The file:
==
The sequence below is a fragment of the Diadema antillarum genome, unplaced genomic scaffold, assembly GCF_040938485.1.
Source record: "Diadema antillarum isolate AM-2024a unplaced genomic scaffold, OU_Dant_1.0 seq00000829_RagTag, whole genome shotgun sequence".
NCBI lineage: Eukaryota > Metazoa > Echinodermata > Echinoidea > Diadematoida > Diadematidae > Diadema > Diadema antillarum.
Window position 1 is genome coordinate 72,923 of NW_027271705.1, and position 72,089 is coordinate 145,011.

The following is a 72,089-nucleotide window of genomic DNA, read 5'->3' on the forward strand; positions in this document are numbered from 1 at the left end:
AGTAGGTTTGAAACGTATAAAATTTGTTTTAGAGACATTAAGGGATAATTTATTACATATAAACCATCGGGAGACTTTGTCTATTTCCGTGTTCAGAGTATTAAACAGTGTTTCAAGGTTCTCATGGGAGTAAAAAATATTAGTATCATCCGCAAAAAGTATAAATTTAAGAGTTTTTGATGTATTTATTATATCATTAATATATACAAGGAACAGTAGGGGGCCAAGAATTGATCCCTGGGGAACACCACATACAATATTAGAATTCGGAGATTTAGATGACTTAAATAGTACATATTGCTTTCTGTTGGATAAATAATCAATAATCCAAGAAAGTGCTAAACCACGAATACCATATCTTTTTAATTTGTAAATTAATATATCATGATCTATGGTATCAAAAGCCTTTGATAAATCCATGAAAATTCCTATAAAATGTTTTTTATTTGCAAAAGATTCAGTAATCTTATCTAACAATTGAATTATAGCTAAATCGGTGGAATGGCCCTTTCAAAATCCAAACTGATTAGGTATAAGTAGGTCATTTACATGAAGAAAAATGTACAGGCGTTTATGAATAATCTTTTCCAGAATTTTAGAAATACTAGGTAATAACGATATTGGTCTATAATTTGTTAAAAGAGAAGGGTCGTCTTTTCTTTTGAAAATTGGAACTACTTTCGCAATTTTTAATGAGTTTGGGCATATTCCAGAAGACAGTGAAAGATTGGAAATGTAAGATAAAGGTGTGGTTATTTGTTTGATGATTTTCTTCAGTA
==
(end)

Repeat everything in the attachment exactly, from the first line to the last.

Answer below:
The sequence below is a fragment of the Diadema antillarum genome, unplaced genomic scaffold, assembly GCF_040938485.1.
Source record: "Diadema antillarum isolate AM-2024a unplaced genomic scaffold, OU_Dant_1.0 seq00000829_RagTag, whole genome shotgun sequence".
NCBI lineage: Eukaryota > Metazoa > Echinodermata > Echinoidea > Diadematoida > Diadematidae > Diadema > Diadema antillarum.
Window position 1 is genome coordinate 72,923 of NW_027271705.1, and position 72,089 is coordinate 145,011.

The following is a 72,089-nucleotide window of genomic DNA, read 5'->3' on the forward strand; positions in this document are numbered from 1 at the left end:
AGTAGGTTTGAAACGTATAAAATTTGTTTTAGAGACATTAAGGGATAATTTATTACATATAAACCATCGGGAGACTTTGTCTATTTCCGTGTTCAGAGTATTAAACAGTGTTTCAAGGTTCTCATGGGAGTAAAAAATATTAGTATCATCCGCAAAAAGTATAAATTTAAGAGTTTTTGATGTATTTATTATATCATTAATATATACAAGGAACAGTAGGGGGCCAAGAATTGATCCCTGGGGAACACCACATACAATATTAGAATTCGGAGATTTAGATGACTTAAATAGTACATATTGCTTTCTGTTGGATAAATAATCAATAATCCAAGAAAGTGCTAAACCACGAATACCATATCTTTTTAATTTGTAAATTAATATATCATGATCTATGGTATCAAAAGCCTTTGATAAATCCATGAAAATTCCTATAAAATGTTTTTTATTTGCAAAAGATTCAGTAATCTTATCTAACAATTGAATTATAGCTAAATCGGTGGAATGGCCCTTTCAAAATCCAAACTGATTAGGTATAAGTAGGTCATTTACATGAAGAAAAATGTACAGGCGTTTATGAATAATCTTTTCCAGAATTTTAGAAATACTAGGTAATAACGATATTGGTCTATAATTTGTTAAAAGAGAAGGGTCGTCTTTTCTTTTGAAAATTGGAACTACTTTCGCAATTTTTAATGAGTTTGGGCATATTCCAGAAGACAGTGAAAGATTGGAAATGTAAGATAAAGGTGTGGTTATTTGTTTGATGATTTTCTTCAGTA